Dubai: Implementation of Internet of Things, which is going to create huge amounts of data, is going to create skills gap in the industry.
Rabih Dabboussi, general manager of Cisco in the UAE, said that the skills gap is going to create a big challenge for this region.
“I believe that we are going to feel the pain from the shortage because we have been a constant importer of skills and an importer of technology. We haven’t been investing enough in developing in upscaling the workforce and not investing enough in R&D and innovation,” he said.
So, if that does not happen “we are going to feel the pain”.
There is no doubt that when we do have a desire to achieve something in this region in general, we will achieve it. If the know-how and the skills set are not available for a specific industry and for a specific technology, it will be imported but that is not sustainable model,” he said.
But Fady Kassatly, vice-president at Booz Allen Hamilton, sees Dubai already tackling the skills gap in different aspects.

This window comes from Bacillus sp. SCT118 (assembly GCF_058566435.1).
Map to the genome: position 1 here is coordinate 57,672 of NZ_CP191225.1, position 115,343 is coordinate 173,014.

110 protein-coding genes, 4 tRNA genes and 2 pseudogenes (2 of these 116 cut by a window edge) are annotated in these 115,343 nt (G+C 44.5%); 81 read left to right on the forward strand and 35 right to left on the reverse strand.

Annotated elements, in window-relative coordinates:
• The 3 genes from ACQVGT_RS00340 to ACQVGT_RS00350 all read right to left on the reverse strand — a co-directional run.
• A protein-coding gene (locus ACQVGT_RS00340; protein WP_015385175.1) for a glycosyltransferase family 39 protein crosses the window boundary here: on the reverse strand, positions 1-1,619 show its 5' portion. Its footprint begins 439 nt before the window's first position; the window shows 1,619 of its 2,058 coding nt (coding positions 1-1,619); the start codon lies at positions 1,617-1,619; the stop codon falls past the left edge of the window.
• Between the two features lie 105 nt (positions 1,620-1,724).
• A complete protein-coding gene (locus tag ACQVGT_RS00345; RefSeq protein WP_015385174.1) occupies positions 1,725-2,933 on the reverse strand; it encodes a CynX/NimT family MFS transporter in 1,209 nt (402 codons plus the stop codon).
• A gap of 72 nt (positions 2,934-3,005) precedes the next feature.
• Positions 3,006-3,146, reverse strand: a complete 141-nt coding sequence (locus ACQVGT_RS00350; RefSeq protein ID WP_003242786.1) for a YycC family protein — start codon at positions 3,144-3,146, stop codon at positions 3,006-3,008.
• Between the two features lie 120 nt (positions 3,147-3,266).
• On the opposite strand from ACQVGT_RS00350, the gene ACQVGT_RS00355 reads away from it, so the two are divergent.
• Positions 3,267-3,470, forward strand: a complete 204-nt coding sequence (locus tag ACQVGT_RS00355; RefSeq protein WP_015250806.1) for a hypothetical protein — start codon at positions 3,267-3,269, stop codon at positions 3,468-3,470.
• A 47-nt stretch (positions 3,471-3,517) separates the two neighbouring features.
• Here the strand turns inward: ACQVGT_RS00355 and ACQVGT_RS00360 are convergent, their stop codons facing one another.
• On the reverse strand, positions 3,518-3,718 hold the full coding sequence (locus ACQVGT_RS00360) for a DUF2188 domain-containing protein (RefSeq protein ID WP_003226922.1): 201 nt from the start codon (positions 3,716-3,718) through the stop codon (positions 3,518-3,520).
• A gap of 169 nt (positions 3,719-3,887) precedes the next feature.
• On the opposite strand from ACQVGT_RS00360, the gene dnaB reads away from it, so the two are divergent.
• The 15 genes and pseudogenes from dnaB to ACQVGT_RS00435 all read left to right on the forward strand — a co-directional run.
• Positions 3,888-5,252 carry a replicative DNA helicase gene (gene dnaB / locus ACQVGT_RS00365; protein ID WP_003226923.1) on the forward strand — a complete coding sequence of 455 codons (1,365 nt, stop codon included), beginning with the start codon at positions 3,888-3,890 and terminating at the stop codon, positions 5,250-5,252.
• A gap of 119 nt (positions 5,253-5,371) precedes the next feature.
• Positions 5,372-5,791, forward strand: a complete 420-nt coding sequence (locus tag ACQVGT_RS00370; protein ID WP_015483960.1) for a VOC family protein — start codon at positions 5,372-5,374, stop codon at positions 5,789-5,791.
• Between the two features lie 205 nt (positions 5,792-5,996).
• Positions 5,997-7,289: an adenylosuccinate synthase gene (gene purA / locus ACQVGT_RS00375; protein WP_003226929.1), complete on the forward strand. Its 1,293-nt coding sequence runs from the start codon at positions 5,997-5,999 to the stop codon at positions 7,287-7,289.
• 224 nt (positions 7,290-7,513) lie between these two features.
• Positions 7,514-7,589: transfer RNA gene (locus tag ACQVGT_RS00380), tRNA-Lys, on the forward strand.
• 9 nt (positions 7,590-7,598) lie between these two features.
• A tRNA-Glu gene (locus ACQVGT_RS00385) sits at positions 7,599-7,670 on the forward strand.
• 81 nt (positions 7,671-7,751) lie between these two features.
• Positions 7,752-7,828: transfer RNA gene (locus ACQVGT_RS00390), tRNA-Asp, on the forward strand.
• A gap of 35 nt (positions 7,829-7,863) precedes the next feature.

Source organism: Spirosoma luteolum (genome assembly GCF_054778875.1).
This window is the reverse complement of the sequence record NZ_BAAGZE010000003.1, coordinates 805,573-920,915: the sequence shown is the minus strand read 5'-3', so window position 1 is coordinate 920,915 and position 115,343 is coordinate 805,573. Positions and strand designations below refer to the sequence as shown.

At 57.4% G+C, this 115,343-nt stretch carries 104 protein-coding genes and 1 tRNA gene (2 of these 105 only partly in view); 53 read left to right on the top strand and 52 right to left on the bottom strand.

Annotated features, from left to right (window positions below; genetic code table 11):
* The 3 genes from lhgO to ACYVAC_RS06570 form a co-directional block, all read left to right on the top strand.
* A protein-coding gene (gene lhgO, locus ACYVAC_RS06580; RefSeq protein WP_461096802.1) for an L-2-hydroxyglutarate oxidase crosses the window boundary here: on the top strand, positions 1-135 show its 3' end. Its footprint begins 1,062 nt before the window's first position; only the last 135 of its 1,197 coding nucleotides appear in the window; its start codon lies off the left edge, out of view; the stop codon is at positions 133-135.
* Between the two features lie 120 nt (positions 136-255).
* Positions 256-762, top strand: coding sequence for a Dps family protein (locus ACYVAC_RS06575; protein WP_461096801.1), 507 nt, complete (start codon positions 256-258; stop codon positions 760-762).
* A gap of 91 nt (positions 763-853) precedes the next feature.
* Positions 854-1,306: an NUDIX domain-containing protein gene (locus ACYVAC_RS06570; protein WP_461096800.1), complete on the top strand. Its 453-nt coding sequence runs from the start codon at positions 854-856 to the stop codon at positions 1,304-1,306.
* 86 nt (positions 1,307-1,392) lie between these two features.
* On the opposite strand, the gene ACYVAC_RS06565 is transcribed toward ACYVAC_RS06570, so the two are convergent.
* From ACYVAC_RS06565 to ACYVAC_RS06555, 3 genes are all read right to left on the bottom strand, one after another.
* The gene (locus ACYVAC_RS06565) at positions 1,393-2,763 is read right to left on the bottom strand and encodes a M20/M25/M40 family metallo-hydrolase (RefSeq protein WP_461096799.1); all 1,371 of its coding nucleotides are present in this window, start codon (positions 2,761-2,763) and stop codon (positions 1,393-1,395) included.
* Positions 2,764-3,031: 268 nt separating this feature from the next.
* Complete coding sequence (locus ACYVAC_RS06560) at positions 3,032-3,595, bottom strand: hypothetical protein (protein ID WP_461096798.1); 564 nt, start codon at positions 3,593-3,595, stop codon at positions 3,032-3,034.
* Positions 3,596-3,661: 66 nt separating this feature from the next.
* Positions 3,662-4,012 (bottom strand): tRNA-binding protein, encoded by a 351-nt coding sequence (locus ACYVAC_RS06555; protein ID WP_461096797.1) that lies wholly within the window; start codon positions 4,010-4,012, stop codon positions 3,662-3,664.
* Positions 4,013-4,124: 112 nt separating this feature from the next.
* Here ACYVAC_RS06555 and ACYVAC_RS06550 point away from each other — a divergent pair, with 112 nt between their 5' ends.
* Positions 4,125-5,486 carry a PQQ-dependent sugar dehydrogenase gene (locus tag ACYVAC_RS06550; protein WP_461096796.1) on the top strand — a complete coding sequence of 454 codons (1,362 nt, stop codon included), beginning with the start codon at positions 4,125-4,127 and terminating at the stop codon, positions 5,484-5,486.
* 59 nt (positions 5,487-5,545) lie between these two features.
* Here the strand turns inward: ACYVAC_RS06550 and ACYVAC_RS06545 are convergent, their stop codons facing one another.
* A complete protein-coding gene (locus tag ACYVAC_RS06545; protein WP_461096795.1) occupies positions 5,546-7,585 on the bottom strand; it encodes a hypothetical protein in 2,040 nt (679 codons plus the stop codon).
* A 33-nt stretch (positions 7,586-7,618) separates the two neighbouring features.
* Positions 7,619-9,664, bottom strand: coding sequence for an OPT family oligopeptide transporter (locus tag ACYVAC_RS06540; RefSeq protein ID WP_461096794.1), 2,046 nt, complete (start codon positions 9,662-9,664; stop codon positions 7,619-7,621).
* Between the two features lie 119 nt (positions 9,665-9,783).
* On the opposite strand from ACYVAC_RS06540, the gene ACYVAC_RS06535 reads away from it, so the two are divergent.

“Dubai is the magnet for skills. However, there is a shortage gap for data analysts and data scientists,” he said.
“Big Data is like oil and there is oil where we cannot reach right now. We are figuring out the technology to extract oil. Big Data is similar to that. There are some data which we can extract today but there are more data which we haven’t figured it how to extract,” he said.
It will have an impact on the workers to change into “knowledge workers”, much more than before, he said.
Kassatly said that IoT generates vast amounts of data, providing the required fuel for data scientists to drive smarter insights for citizens, businessmen and governments for better decision making.
So far, machines don’t have emotional intelligence; he said and added that we may get there at a later stage. So, the rule of the human is going to become how to take all the data, transcribe it and understand it what it means for specific situation. This is where it is going to impact the economy.